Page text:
MUSIC DIARY PROJECT: Day Three
The radio is on when I creep downstairs [Triple R again, as usual]. They’re playing “The Black Night” by The Dodos, and I let the song finish before I switch the stereo off.
I have a few errands to run before class, so I leave home early. My iPod is on shuffle for the tram/bus ride, and I find myself listening to the following:
Ned Collette – “Sell Your Life”
Silverchair – “Anthem for the Year 2000”
Seahorses – “Love is the Law”
The Hooters – “All You Zombies”
You Am I – “Wankers”
Marina & the Diamonds – “Hollywood”
Elvis Costello – “Watching the Detectives”
Dead Letter Circus – “Cage”
Hole – “Awful”
Kaiser Chiefs – “Born to be a Dancer”
Fastball – “The Way”
Arctic Monkeys – “Love Machine”
Kate Nash – “Stitching Leggings”
Stereophonics – “Dakota”
4 Non Blondes – “What’s Up”
A dress catches my eye in Sportsgirl, so I take out my headphones as I walk into the store. They’re playing an Adele track, which I assume is off her latest album. I make a note to buy myself a copy as soon as I have money. The headphones go back in for the rest of my shopping:
Frightened Rabbit – “Poke”
British India – “The Golden Years”
The Dead 60s – “Riot Radio”
I drop into magnation to flick through the latest import of NME. I end up sitting upstairs for about half an hour. They’re playing a varied mix that includes Best Coast and Wagons.
As I get on the tram up Swanston St, a busker starts performing a cover of “Hold Me Now”.
One of my tutorials this afternoon is for Ragtime to Rap – a chronological look at the progression of popular music. Six weeks into semester, we’ve finally hit the 1960s, focusing particularly on folk and psychedelia. We start with some Bob Dylan, taking a vote to decide which track to listen to. “The Times They Are A-Changin'” wins against my choice of “Blowing in the Wind”. We discuss the political themes of Dylan’s work, as well as the basic acoustic instrumentation of most folk music. Track 2 is “We Shall Overcome” by Joan Baez, and I’m annoyed at the awful sound quality of the YouTube video our tutor has chosen [most tracks played in the class are on CD, through the music departments fairly decent audio setup, but occasionally we’re shown a clip to add some visual context]. Janis Joplin’s “Ball & Chain” is played as a supposed segue between the two genres [despite not having all that much in common with either], but discussion moves back to Dylan and his influences, and we find ourselves watching a YouTube clip of Woody Guthrie’s “This Land is Your Land [which always makes me think of the Thanksgiving pageant scene in Stepmom]. Up next is Jimi Hendrix with “Purple Haze”, and I’m amazed at how many people in the class have never heard it before. The psychedelia genre sparks discussion about drugs, and we therefore listen to “Lucy in the Sky With Diamonds” [The Beatles]. We’re told to listen to the entirety of Sgt Pepper’s Lonely Hearts Club Band as homework. Once again, I’m amazed that some of the people who’ve chosen to take this class haven’t done so already. I know I’m being judgemental and elitist in my music snobbery, but I really am bewildered at people’s ignorance. With a couple of minutes left, I get to choose our final song [one of the perks of being the only person who speaks up during class], so we listen to the title track: “Sgt Pepper’s Lonely Hearts Club Band”.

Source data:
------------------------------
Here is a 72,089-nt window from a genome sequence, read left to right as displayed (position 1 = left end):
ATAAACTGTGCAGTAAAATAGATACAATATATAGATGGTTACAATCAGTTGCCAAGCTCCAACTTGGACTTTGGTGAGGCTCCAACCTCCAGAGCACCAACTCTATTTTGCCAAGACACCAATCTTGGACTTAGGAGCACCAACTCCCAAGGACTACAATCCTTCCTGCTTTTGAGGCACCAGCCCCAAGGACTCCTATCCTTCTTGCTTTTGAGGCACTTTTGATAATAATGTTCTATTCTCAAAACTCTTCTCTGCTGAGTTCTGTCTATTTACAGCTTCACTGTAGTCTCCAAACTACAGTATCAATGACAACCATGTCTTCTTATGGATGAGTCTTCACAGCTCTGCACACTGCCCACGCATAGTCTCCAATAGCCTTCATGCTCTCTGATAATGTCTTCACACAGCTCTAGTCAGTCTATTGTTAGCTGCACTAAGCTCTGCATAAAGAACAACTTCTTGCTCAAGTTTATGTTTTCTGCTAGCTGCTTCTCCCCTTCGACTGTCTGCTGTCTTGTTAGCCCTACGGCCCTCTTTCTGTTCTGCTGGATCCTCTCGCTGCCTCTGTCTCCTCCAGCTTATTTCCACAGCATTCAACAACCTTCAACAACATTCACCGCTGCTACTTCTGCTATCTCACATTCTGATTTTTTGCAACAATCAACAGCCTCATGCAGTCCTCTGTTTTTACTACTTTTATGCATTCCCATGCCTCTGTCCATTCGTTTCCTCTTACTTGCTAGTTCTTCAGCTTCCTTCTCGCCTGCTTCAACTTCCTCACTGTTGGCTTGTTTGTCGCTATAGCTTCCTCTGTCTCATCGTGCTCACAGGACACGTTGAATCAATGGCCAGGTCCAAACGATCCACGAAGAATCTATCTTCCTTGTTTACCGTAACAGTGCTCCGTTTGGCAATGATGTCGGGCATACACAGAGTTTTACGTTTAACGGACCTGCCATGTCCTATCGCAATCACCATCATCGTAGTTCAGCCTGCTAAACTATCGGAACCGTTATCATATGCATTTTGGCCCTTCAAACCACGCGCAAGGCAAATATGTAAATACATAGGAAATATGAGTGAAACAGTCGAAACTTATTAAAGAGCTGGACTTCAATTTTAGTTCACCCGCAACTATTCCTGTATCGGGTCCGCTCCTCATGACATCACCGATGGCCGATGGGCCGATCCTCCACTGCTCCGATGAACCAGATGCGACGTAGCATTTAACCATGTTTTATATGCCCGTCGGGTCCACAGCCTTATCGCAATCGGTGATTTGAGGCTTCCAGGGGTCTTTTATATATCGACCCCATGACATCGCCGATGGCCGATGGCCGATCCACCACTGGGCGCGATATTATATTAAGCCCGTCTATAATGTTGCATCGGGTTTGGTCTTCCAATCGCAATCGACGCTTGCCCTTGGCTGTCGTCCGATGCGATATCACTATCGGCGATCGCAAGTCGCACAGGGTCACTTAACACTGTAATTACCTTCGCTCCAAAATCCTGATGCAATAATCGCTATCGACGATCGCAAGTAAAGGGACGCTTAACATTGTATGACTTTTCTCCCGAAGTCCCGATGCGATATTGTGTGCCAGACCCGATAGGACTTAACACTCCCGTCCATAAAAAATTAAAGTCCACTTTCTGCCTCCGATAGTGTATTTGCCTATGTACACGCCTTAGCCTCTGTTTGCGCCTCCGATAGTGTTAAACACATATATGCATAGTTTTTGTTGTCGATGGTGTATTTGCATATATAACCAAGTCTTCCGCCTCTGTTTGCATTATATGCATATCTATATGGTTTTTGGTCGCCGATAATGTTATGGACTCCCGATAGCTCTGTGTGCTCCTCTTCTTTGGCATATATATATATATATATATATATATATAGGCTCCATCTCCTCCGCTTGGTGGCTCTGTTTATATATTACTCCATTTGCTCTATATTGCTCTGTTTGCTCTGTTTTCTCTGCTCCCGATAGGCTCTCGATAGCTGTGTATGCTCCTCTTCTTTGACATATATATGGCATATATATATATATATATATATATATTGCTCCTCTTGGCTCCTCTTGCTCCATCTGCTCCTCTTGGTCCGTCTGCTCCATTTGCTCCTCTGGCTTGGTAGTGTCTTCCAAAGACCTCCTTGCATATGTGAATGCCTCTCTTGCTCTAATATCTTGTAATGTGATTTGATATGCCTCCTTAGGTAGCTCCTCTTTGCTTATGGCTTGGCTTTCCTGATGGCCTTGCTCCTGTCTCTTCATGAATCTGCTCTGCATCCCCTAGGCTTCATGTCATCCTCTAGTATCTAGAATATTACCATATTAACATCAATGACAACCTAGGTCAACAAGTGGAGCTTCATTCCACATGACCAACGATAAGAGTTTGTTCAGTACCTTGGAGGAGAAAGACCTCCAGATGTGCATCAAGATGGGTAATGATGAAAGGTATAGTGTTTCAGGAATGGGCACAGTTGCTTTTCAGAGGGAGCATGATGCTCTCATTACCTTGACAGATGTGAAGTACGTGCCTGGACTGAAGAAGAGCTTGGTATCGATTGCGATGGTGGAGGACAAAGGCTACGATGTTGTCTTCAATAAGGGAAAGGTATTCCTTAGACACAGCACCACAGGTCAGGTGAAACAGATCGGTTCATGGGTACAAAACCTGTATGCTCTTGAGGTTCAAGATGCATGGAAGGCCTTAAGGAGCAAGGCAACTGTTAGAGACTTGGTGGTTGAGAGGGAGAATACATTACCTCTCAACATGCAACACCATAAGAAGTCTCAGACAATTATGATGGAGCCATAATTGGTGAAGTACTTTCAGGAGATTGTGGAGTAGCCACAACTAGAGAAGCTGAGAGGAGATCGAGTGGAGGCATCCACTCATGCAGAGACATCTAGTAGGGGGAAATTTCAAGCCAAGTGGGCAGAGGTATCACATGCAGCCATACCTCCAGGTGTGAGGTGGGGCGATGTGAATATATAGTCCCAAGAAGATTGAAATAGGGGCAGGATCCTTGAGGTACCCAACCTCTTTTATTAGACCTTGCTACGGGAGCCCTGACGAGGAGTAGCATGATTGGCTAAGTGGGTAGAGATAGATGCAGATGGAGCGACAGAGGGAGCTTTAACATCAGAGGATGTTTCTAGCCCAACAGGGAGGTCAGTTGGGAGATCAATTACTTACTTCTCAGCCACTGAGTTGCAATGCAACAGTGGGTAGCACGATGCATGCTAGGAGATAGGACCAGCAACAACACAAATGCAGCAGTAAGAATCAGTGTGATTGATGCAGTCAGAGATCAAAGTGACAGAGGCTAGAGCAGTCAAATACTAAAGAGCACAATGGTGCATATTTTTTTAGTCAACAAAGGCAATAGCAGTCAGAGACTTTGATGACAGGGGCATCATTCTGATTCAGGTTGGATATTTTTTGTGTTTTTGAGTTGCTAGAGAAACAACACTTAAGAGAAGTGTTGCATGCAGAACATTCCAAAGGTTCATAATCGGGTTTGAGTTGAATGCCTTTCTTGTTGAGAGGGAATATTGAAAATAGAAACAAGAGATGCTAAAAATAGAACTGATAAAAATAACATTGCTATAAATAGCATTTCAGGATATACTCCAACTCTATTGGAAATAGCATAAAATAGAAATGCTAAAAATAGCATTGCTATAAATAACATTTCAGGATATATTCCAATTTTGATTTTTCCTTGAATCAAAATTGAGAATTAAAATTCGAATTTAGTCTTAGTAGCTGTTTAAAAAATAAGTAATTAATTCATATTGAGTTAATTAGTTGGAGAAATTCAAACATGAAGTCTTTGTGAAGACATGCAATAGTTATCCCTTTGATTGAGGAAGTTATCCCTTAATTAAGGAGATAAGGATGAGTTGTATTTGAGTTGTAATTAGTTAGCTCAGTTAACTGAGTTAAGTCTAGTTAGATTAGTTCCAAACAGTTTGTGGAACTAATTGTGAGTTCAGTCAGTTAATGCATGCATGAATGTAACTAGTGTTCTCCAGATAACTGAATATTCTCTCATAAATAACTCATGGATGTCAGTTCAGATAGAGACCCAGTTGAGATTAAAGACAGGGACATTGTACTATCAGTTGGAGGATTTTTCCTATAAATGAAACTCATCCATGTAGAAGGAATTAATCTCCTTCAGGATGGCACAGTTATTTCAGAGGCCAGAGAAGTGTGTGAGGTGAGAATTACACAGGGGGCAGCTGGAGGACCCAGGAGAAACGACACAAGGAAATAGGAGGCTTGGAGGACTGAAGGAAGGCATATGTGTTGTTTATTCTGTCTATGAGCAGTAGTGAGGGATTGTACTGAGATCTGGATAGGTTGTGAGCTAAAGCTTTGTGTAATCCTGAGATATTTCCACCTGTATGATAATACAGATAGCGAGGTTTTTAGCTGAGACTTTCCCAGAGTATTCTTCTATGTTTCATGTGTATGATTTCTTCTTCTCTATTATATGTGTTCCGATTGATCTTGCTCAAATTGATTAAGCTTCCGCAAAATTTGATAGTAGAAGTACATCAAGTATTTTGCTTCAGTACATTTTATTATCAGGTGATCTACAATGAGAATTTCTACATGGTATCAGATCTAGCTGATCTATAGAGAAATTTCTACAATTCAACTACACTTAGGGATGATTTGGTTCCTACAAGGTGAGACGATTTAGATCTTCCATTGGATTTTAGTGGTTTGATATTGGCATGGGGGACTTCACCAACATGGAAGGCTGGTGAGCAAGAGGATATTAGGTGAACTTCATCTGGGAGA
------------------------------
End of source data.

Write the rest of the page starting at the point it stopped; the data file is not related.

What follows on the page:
After class, I’m in the mood to listen to some more Beatles, but I’m disappointed with the selection on my iPod. For some reason, I haven’t got Sgt Pepper’s on there, and I end up scrolling halfway through their 1 compilation, and listen to “Get Back”, “The Ballad of John & Yoko”, “Something” and “Come Together”, while on the tram.
I have to find a copy of a film for my French Cinema class, so I go to JB Hi-Fi. They’re playing Beyonce. I don’t recognise any of the songs, but I’m familiar enough with her voice. On the tram home I put on The Stone Roses and read some streetpress that I picked up along the way. I don’t pay much attention to the music, aside from a mental singalong to “I Am the Resurrection”. I’m quite close to home when the album ends, and play Third Eye Blind’s “Semi Charmed Life” twice to complete the journey.
Glenn and I are at the cinema, and we’re about twenty minutes early for the film. We sit in the empty theatre, and the background music is a mixture of 50s and 60s pop.
Incredibly depressed after seeing Never Let Me Go [brilliant film, but it did kill me a little inside], I watch Adam Hills Live in Gordon St Tonight on iView because Mark Watson was on. There are two musical performances – Immigrant Union with a cover of Rose Tattoo’s “Bad Boy for Love”, and KD Lang, who puts me to sleep singing “I Confess”.